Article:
I received a free ARC of this book in exchange for an honest review.

If I could get every white person to read just one thing about the work of anti-racism, particularly related to policing and prison abolition, it would the “Tension” chapter of Elle Dowd’s Baptized in Tear Gas: From White Moderate to Abolitionist. Smack in the middle of the book, this chapter strikes at the roadblock of discomfort that sits in many hearts and minds, preventing real, honest, and supportive work. Most of us do not like to live with tension. We want it to resolve and to do so quickly. As Dowd eloquently points out, tension diffuses to the side of the oppressor and to the history of oppression if specific steps are not taken to avoid that.

Furthermore, the tension that is experienced when people fight against systemic racism and capitalistic oppression is not new tension, it is a redistribution of tensions that have long existed but which were carried by people of color. Dowd writes,

This is the key strategy of direct action. It redistributes tension by taking the risk of telling the truth out loud and in public. It is honest about things we would rather avoid.”

Baptized in Tear Gas is the story of a nice, white Lutheran (ELCA) girl who learned to turn away from the idolatry of nice, use the privilege of white, and was radicalized by the promises of her baptism to be part of making the good trouble of dismantling unjust systems. Dowd writes about what she learned during her witness of and participation in the work of the Fergusson Uprising in 2014. This book is not a humble brag, but a chronicle of mistakes she made, lessons learned the hard way, and the cost of discipleship.

In each chapter, Dowd explains the shape of her experience, what that experience was like- in part- for others, and what it means to stop propping up the things God wills to be torn down. The chapters close with reflection questions and potential action items. Dowd’s identity and writing is grounded in her Lutheran theology, but the book is accessible to readers across denominations.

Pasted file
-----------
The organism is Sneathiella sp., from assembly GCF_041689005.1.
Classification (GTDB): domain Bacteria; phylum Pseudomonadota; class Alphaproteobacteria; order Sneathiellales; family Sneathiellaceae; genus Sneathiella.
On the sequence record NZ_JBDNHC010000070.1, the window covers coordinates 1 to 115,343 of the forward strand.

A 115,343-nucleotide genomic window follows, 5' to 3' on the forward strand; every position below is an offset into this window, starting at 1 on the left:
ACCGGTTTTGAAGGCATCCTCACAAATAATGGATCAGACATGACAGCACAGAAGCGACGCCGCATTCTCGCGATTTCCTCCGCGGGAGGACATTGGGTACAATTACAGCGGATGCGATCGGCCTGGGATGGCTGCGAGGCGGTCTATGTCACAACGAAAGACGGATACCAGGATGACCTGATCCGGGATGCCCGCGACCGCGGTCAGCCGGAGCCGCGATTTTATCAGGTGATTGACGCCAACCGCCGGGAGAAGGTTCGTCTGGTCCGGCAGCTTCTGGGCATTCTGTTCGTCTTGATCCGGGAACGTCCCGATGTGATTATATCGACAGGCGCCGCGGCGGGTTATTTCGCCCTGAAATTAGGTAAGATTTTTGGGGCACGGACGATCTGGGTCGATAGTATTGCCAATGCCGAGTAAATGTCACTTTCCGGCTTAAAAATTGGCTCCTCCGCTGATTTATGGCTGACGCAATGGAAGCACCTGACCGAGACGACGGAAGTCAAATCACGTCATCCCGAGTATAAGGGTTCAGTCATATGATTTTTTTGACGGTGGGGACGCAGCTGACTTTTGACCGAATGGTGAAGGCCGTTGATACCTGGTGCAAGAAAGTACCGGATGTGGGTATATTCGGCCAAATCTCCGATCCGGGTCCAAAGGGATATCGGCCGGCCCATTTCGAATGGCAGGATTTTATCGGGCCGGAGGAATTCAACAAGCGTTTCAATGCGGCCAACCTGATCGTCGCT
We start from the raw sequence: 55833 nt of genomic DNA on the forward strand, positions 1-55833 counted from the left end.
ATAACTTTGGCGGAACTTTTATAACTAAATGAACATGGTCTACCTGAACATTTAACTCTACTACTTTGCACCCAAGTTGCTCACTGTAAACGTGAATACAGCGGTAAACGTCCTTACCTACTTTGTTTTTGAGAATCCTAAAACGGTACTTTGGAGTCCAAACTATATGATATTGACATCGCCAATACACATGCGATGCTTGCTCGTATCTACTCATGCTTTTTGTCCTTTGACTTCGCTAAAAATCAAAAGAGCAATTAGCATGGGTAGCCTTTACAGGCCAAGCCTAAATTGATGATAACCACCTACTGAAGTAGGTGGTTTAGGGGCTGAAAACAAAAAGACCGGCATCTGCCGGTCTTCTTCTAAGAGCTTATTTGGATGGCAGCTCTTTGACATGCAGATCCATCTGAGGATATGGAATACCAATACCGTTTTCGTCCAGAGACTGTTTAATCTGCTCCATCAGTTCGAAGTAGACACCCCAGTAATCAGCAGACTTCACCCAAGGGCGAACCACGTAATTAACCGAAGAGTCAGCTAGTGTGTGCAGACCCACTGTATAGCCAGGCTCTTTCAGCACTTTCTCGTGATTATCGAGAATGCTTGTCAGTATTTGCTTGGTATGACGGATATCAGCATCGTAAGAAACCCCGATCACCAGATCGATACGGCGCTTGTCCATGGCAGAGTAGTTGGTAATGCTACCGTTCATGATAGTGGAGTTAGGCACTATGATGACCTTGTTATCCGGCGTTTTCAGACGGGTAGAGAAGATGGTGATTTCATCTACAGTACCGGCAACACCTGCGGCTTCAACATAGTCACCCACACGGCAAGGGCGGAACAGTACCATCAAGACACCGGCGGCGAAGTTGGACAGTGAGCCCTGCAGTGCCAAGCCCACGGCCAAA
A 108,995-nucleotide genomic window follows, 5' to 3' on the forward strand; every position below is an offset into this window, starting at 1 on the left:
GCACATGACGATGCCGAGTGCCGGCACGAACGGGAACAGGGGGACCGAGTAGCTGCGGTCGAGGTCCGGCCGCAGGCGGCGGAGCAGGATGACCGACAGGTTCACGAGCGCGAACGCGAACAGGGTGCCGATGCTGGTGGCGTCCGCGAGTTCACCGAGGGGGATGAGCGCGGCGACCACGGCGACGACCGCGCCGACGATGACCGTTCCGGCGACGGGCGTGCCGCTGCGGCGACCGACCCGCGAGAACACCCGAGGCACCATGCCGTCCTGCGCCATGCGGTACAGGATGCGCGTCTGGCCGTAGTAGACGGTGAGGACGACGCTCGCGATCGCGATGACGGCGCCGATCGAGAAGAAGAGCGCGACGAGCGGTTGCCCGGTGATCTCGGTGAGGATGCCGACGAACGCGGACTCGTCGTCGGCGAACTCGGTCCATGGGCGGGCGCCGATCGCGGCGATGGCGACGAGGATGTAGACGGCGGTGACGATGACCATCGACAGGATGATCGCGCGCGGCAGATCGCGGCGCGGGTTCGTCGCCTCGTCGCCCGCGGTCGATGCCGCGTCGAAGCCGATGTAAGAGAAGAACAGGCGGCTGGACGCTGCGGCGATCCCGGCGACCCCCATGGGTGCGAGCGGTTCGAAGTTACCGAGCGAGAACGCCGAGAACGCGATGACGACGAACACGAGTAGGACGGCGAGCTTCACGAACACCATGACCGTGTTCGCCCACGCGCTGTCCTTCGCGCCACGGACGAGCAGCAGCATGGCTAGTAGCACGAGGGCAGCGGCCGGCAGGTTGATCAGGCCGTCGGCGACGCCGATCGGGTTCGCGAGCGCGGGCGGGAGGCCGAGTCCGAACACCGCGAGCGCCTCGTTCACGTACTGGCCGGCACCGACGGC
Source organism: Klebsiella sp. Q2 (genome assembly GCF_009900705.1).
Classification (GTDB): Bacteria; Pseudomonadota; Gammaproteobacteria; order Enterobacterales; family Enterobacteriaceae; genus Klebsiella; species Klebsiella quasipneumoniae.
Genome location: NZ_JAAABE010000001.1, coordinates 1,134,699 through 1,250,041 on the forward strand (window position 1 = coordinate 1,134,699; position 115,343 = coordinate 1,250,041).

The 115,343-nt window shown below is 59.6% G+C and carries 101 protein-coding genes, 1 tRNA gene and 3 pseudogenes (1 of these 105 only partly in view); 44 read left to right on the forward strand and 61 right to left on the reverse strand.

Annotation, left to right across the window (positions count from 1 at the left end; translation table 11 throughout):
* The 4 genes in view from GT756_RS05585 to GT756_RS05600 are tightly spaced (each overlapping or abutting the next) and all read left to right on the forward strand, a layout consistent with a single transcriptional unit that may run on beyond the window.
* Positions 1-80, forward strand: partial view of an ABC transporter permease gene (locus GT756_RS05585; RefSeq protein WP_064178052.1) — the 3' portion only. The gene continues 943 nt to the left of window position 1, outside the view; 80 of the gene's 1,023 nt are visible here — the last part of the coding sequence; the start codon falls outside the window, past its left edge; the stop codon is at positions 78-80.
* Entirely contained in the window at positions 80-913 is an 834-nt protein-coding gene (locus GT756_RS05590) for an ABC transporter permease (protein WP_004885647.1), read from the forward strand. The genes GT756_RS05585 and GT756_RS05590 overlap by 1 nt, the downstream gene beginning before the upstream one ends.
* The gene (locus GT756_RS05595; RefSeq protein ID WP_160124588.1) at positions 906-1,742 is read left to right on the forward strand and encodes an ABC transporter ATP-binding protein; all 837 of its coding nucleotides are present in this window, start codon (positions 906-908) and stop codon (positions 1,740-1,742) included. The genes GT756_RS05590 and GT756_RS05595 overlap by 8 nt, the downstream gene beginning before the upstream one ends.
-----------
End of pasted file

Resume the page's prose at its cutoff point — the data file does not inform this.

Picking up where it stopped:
How would I use this book? I admit with frustration that the congregation I serve couldn’t process this book, but if we had a church library, I would put this book in there. It would make a great gift for interns, especially for a read-along with the supervisor. It is exactly appropriate for a study among clergy, particularly to help one another learn to live with tension. It is definitely useful for conversation in Lutheran Campus Ministries or in community-organizing groups.

The most important aspect of Baptized, though, is that it resists intellectualizing. Dowd’s proclamation is clear- we must be hearers AND doers of this word. Anything less is permitting the poison of injustice to continue to wreck the lives of our neighbors, our communities, and our country. Dowd tells the truth,

“…There is nothing in this system worth saving. It has to be destroyed so we can build something new.”

TL:DR: Go out, buy, and read Baptized in Tear Gas today. And, tomorrow, act on what you learned.


The Reverend Julia Seymour serves Big Timber Lutheran Church (ELCA)  in Big Timber, MT. She blogs at lutheranjulia.blogspot.com and readsallthethings.com. She contributed to There’s A Woman in the Pulpit and is President of the board of RevGalBlogPals, Inc.


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